What To Do If You'Re Quoted A High Interest Rate For An Auto Loan

Even though you may score a low monthly payment on an auto loan, a high interest rate typically means you'll pay more for the car over the life of the loan than you probably want to. However, you don't have to settle for a double-digit interest rate. Here are a couple of things you can do to reduce the rate you're charged to make you auto loan a little more affordable.

Improve Your Credit Rating

One of the top reasons why you're being charged a high interest rate is because your credit score isn't too great. It's commonly believed that people with low credit scores have a higher risk of defaulting on their loans. So, the lower your credit score, the more risk the bank is taking loaning money to; thus, the higher the interest rate the bank will charge for the privilege of borrowing cash to purchase the vehicle.

If you don't need the vehicle right away, a good course of action is to wait a couple of months and improve your credit score. Pay down some of your existing debt so that your credit utilization is below 30 percent, try to eliminate as many collections and other negative entries as you can, and start paying your existing bills on time. Even increasing your score from less than 600 to over 601 can cause the interest rate you're charged to drop four to five percentage points.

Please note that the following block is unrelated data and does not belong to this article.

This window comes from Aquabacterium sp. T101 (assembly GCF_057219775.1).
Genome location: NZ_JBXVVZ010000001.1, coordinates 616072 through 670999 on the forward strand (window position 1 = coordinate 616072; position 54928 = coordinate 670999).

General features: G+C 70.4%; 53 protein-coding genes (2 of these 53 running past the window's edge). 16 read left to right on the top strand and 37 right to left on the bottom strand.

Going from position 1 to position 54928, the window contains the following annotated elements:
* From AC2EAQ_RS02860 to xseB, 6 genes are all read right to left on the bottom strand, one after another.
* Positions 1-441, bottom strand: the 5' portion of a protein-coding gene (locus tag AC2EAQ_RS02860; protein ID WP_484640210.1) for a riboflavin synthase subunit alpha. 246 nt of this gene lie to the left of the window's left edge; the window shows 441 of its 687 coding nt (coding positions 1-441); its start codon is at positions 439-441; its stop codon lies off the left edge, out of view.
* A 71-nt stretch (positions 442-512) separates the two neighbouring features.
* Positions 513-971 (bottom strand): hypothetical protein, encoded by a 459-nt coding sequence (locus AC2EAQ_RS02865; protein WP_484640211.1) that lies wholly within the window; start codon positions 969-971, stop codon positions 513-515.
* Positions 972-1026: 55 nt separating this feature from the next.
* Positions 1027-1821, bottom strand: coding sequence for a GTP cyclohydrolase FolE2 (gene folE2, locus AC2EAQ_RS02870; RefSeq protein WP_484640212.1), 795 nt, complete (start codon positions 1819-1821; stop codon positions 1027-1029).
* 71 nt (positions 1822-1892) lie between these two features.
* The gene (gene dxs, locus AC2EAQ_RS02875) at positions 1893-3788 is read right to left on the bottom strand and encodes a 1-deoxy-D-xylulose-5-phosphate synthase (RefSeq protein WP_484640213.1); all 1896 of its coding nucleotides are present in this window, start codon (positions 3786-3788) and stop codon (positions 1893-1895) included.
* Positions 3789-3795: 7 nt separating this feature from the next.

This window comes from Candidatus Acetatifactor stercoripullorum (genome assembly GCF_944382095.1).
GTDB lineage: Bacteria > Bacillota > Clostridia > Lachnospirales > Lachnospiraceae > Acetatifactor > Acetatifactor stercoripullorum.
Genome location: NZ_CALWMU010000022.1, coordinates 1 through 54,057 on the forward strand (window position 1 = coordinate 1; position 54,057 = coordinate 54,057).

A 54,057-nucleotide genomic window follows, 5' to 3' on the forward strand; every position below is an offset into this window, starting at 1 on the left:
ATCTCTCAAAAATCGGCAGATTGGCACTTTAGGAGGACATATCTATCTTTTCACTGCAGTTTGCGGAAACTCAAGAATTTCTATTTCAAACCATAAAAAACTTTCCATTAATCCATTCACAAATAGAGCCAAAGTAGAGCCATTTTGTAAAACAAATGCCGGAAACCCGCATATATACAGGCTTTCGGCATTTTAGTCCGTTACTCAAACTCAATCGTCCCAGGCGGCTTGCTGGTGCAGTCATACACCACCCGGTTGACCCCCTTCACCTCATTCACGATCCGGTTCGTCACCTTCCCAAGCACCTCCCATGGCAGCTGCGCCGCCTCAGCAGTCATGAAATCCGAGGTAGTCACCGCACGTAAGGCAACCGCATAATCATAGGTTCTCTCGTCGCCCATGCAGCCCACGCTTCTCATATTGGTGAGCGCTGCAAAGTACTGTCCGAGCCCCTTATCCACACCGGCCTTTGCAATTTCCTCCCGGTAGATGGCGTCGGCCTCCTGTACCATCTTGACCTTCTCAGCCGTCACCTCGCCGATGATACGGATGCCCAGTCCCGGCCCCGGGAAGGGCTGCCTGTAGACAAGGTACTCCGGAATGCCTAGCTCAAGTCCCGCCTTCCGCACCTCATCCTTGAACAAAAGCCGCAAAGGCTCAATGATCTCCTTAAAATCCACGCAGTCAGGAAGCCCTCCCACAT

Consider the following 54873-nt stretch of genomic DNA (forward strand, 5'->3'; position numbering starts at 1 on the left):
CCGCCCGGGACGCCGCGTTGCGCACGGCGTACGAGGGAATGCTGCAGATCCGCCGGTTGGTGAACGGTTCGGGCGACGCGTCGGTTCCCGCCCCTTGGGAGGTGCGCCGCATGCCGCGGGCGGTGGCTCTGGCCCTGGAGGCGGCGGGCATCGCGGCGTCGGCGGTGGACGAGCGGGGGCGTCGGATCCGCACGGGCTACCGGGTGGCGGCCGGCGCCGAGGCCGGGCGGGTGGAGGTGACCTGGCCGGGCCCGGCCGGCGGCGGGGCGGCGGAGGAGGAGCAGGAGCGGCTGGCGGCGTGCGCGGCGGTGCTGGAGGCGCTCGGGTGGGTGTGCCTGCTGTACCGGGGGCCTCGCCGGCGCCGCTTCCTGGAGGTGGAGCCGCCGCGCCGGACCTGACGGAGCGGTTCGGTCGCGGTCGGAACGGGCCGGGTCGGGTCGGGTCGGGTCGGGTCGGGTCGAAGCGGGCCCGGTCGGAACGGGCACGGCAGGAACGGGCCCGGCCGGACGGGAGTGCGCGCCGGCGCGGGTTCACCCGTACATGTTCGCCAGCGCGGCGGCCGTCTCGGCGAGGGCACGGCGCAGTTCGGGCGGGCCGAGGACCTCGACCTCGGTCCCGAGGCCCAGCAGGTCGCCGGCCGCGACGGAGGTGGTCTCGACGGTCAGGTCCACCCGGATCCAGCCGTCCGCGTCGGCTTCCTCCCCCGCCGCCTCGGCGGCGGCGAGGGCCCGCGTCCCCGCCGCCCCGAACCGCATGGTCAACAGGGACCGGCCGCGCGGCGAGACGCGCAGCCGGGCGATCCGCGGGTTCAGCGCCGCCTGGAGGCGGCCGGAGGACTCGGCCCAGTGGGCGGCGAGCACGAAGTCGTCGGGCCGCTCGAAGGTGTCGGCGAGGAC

For those who can't wait to purchase vehicles, an alternative option is to have someone with a higher credit score co-sign the loan with you. The bank will either base the rate on the higher score or an average of both your scores, both of which can result in a better rate offer.

Shorten the Loan Length

Another thing you can do is reduce the number of years you'll be financing the vehicle for. Longer loan terms often lead to higher interest rates because the bank has to wait even longer to get all its money back. There is also an increased risk you'll run into financial problems and default on the loan.

Thus, shaving a year or two off the loan term may result in a lower interest rate. Be aware, though, your monthly payment will go up. If you want to keep your monthly payments low, then consider paying a larger down payment.

For more tips on scoring a lower interest rate on your auto loan, contact a local lender or a car dealership.